- [Narrator] In this course we look at monsters and aliens. The difference when animating fantastical creatures is that you can't find reference footage for them, apart from animation and performances created by earlier artists, of course. So you have different approaches to this problem. You can use earlier animation or performances as a reference. So, for example, the famous sword fighting skeletons by Ray Harryhausen in Jason and the Argonauts could be used as reference for your skeleton or zombie. Or indeed a TV show like The Walking Dead.
You could use the trolls animated in the Harry Potter and Lord of the Rings movies as reference for your troll. But the danger of copying somebody else's work is that your animation can become a weak copy. A copy of a copy in some cases. So look at previous interpretations, by all means, but please do not be limited to them. The second approach is to use existing animal or human actions as a basis for your animation. A famous example of this is the AT-AT Walker from Empire Strikes Back, and that was actually inspired by an elephant walk.
A third approach is just to use your imagination, pure invention. And this is what you have to do with an original creation that no one's ever seen before. Especially if it has no connection with an existing life form. And the walking plant or the blob on the bottom right of the image here are great examples of that. Another approach is to use exaggeration. We take an existing principle of animation but apply it in the really extreme or unnatural way. So before we start, I'm going to show you how to approach these creature types in the general way.
I don't want you to look at these movies as a specific how-to. This course is a way to get you thinking in an open way about how animate the bizarre and the unfamiliar and how to loosen up your approach, how to be creative. I want you to use these movies as a starting point or a springboard for your own animation. Also remember that the principles that we use in one character can be used for others. So for example, the jerky animation that we'll create for the zombie or the skeleton will also be applicable to the mummy, for example.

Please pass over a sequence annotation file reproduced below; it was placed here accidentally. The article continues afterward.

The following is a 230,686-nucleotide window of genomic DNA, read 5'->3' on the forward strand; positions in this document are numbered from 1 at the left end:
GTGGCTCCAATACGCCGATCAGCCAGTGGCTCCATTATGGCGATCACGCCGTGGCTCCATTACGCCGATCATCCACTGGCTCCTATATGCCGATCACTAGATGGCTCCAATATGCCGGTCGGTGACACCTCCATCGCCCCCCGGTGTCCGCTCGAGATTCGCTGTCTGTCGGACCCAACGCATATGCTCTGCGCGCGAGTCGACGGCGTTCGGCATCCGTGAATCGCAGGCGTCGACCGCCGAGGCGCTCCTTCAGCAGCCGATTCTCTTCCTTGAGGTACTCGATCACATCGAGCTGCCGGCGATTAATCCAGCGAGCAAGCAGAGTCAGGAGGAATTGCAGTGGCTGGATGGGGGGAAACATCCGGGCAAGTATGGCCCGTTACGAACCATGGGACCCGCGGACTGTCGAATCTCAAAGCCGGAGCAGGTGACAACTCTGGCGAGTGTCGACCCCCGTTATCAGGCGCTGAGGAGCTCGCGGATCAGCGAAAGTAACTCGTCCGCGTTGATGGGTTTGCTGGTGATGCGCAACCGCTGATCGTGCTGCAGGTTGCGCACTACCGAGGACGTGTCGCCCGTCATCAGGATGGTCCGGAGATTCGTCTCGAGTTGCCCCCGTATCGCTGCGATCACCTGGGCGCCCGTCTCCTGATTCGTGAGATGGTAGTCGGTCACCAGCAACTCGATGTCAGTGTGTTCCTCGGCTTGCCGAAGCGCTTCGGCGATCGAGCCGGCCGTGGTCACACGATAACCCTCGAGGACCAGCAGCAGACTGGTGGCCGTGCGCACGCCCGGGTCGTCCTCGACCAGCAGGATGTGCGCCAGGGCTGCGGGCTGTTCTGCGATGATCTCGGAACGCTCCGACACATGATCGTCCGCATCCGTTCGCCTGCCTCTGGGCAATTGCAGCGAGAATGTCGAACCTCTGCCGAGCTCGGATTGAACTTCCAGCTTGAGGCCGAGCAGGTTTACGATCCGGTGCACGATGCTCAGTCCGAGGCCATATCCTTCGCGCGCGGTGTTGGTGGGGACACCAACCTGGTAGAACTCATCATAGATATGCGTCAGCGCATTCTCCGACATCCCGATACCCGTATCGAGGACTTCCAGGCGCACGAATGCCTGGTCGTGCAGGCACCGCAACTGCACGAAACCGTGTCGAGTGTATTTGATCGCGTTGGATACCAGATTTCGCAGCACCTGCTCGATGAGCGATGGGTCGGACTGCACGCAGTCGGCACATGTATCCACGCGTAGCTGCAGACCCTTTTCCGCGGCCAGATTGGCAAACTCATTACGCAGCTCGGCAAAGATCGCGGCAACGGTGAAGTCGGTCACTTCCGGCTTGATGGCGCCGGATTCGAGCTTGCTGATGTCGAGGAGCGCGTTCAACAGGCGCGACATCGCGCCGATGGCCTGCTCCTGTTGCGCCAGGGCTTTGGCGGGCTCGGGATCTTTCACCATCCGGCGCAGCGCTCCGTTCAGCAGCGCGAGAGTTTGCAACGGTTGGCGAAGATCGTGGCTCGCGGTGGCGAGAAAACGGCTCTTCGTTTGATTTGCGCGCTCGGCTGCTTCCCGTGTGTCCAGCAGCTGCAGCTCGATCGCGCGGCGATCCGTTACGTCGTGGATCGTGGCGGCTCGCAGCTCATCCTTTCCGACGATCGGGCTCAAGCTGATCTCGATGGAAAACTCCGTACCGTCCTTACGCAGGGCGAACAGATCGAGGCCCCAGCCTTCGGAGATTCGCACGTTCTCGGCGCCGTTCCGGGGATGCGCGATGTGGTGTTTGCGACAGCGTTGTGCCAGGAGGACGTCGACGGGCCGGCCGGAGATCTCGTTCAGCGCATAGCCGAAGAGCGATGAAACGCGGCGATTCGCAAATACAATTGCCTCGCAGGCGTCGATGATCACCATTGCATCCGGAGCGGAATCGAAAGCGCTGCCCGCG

The principles that we apply to the big, clumsy, slow, Frankenstein monster will also be applicable to the mummy, the werewolf, and the troll. So keep an open mind about which of these styles can be applied to characters or different types. You might be able to use principles that I've used in one character in a different one that I haven't even thought of. An important note about frame rates, all the animation in this course was done on 24 frames per second and all the frame numbers are in 24 frames per second. If you work in 30 and use my numbers, your animation will be a little faster than mine and might look weird.
So if you want to copy my animation and you're on 30, you'll have to adjust your frame numbers accordingly. And finally, if you have access to the exercise files, I've provided a handout for you to use and follow along with the course.
- Animating mummies, werewolves, and trolls
- Animating jerky movements of zombies and elves
- Animating smooth movements